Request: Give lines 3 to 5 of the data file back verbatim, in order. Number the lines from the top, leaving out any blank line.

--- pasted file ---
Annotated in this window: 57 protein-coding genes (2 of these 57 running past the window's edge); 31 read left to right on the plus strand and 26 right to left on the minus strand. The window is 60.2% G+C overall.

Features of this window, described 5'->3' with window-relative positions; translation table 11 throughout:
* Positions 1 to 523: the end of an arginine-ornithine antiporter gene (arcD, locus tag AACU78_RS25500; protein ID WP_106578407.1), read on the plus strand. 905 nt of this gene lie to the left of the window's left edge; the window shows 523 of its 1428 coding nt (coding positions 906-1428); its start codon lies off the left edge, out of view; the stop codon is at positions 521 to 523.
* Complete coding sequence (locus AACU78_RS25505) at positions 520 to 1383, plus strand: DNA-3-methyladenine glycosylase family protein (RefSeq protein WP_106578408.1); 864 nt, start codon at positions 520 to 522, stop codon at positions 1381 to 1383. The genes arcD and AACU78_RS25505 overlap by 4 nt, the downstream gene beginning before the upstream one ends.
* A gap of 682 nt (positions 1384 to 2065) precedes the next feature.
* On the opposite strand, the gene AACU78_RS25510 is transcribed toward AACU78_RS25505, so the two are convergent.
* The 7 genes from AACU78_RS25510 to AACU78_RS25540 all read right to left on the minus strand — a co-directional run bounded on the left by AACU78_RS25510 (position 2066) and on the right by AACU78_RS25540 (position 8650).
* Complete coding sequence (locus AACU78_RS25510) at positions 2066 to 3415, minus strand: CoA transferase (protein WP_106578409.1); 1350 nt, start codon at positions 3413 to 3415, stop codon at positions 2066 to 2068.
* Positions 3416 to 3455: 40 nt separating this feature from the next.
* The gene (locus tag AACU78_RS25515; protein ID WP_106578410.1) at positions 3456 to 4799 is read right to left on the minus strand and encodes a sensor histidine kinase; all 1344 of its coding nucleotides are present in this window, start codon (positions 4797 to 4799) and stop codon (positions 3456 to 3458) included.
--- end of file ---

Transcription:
* Positions 1 to 523: the end of an arginine-ornithine antiporter gene (arcD, locus tag AACU78_RS25500; protein ID WP_106578407.1), read on the plus strand. 905 nt of this gene lie to the left of the window's left edge; the window shows 523 of its 1428 coding nt (coding positions 906-1428); its start codon lies off the left edge, out of view; the stop codon is at positions 521 to 523.
* Complete coding sequence (locus AACU78_RS25505) at positions 520 to 1383, plus strand: DNA-3-methyladenine glycosylase family protein (RefSeq protein WP_106578408.1); 864 nt, start codon at positions 520 to 522, stop codon at positions 1381 to 1383. The genes arcD and AACU78_RS25505 overlap by 4 nt, the downstream gene beginning before the upstream one ends.
* A gap of 682 nt (positions 1384 to 2065) precedes the next feature.